Ring Of Sports Marketing


UFC 198 Economic Impact Report Shows $12.6M 

UFC 198 was the third most attended UFC show with 45,000 fans packing Arena da Baixada in Curitiba, Parana, Brazil, and the event itself injected $12.6 million into the Brazilian Market.

The economic impact ofRock in Rio, a music festival rooted in Rio de Janeiro, was surpassed by UFC 198.

Given that most of the source articles are in Portugese I’ll rely on the translated works by MMA Junkie referencing the Brazilian article:

This number accounts for both direct economic impact – money spent by tourists on hotels, food, transportation and shopping – and indirect effects, such as distributors. According to the research, coordinated by professor Jose Manoal Gandara, of the Federal University of Parana’s Tourism Department, 43 percent of fans in attendance were outsiders.

As reported by Gazeta do Povo, the numbers are positive when stacked against other major events. Studies conducted using similar methodology showed that, comparatively, the Curitiba visitors spent almost as much as soccer World Cup tourists spent in Rio de Janeiro (around $117 for Brazilians and $201 for foreigners) and more than two times more than those who visited Rio to watch the Rock in Rio mega festival in 2013 ($43 and $70.50).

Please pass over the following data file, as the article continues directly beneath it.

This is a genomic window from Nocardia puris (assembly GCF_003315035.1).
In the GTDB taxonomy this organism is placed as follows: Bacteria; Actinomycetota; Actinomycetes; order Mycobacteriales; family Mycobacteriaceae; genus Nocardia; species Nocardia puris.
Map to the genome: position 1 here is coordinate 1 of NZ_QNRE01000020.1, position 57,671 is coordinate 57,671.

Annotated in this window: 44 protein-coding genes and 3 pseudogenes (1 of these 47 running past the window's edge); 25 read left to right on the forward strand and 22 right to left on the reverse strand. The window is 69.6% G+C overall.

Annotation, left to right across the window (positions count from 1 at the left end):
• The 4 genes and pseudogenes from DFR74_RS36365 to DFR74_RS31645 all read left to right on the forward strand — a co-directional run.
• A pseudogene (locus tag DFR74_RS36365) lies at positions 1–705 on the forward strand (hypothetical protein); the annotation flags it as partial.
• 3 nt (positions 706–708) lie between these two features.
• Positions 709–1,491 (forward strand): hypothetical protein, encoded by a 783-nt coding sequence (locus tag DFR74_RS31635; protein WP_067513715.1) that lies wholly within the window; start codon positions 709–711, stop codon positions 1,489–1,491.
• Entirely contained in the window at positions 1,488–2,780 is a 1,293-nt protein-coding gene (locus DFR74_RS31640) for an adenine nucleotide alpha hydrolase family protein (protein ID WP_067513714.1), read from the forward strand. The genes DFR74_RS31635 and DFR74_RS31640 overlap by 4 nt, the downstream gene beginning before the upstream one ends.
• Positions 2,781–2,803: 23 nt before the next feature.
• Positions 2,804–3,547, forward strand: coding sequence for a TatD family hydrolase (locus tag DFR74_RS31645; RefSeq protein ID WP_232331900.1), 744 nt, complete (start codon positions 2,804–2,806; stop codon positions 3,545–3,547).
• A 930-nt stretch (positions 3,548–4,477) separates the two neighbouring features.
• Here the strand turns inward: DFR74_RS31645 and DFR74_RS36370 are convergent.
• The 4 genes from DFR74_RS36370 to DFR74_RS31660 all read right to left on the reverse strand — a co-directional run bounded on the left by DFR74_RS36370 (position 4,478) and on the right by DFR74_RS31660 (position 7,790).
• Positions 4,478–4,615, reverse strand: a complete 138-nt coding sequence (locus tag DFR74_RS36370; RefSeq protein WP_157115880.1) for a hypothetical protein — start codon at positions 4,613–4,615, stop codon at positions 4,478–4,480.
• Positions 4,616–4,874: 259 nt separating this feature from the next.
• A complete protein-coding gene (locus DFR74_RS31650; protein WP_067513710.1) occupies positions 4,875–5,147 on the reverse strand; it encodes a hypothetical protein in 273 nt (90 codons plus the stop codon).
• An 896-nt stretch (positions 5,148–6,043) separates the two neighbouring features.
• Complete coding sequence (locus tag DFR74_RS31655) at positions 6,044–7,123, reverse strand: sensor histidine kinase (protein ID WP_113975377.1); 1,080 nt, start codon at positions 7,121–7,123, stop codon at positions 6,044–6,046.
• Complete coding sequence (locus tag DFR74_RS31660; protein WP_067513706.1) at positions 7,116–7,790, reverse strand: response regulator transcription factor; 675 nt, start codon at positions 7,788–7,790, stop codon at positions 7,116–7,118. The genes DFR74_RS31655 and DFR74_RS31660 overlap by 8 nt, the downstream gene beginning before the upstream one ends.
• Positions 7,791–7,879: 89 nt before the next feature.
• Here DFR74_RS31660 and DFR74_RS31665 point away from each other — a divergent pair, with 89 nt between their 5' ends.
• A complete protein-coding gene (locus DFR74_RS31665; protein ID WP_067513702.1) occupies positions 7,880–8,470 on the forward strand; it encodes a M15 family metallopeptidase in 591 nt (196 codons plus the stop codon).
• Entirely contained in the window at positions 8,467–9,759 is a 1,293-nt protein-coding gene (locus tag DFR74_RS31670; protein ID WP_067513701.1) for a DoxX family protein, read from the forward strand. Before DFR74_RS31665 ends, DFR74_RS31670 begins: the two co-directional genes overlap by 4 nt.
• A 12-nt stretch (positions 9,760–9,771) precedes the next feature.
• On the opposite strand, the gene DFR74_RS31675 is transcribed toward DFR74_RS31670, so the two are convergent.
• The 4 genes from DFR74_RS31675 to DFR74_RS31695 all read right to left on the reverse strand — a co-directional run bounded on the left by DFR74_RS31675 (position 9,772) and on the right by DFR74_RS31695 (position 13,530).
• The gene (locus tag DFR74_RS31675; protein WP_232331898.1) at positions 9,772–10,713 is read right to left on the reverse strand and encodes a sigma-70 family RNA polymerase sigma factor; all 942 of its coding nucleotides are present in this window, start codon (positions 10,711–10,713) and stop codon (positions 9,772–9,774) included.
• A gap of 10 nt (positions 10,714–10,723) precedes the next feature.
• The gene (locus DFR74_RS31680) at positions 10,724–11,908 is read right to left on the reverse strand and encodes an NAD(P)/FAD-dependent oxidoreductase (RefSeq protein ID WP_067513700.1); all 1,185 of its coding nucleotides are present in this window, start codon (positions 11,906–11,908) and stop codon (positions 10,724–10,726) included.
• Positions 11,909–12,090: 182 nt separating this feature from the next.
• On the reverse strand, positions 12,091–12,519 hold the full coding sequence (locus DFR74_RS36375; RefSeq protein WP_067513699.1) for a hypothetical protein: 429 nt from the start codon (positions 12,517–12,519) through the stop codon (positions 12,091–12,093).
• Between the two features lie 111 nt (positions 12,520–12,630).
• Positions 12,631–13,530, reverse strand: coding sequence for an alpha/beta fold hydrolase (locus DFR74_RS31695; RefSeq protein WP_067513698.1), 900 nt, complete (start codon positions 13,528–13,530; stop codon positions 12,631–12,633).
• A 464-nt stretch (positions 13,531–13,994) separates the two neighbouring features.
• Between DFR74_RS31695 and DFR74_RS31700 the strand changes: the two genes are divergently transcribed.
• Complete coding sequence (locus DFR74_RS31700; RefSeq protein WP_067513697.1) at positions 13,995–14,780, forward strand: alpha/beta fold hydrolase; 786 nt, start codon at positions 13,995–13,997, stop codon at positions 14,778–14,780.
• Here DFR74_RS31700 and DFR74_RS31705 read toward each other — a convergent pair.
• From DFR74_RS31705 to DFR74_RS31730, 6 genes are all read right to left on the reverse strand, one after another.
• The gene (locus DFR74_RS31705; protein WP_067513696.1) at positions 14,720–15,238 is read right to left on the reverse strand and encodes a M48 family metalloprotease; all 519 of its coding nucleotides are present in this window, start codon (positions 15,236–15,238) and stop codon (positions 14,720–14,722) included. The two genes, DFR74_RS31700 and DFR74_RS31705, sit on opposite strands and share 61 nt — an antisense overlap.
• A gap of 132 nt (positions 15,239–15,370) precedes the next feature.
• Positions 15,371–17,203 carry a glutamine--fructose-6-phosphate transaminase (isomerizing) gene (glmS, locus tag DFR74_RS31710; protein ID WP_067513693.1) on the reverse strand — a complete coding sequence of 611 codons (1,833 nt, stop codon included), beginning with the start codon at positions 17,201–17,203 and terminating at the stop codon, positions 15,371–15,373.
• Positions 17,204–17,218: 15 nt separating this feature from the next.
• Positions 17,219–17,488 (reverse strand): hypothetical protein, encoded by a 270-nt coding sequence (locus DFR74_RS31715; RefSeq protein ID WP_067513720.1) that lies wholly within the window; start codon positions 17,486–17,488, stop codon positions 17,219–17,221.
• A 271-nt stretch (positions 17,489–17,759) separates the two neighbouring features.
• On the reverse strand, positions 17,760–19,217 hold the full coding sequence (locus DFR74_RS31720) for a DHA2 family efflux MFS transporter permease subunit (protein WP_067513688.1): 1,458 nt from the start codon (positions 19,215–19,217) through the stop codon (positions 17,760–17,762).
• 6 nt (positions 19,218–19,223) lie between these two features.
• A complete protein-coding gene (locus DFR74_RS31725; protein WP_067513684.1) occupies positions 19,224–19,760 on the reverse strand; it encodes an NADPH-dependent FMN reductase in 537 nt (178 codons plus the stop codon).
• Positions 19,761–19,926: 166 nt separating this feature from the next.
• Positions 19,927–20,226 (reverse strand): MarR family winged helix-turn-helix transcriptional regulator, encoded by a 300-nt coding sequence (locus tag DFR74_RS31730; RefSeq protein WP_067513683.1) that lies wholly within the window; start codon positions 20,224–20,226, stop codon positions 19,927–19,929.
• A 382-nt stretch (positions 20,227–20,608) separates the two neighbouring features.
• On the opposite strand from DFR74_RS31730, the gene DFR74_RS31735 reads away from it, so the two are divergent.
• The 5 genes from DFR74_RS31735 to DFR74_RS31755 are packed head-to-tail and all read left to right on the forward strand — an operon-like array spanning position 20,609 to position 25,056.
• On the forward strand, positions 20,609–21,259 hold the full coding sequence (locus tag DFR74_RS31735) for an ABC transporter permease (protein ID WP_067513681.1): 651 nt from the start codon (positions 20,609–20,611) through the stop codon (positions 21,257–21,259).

Ringside Analysis:

Economic impact studies can be very tricky.  First, many people going to events already live in the area so there isn’t necessarily a fresh source of revenue coming in from out of town.  Second, sports and entertainment falls under luxury expenditures that result from a surplus of money for an individual.  It could be argued that people simply diverted their money away from events such as concerts, movies, and other restaurants in the city and moved them towards the UFC event.

That being said this is another example of the UFC putting a lot of money into another international city, just like in Melbourne with UFC 193.  The UFC can still call the now T-Mobile Arena in Las Vegas their home for the biggest fights but the trend of a real economic impact in foreign cities bodes well for possible better partnerships with cities.

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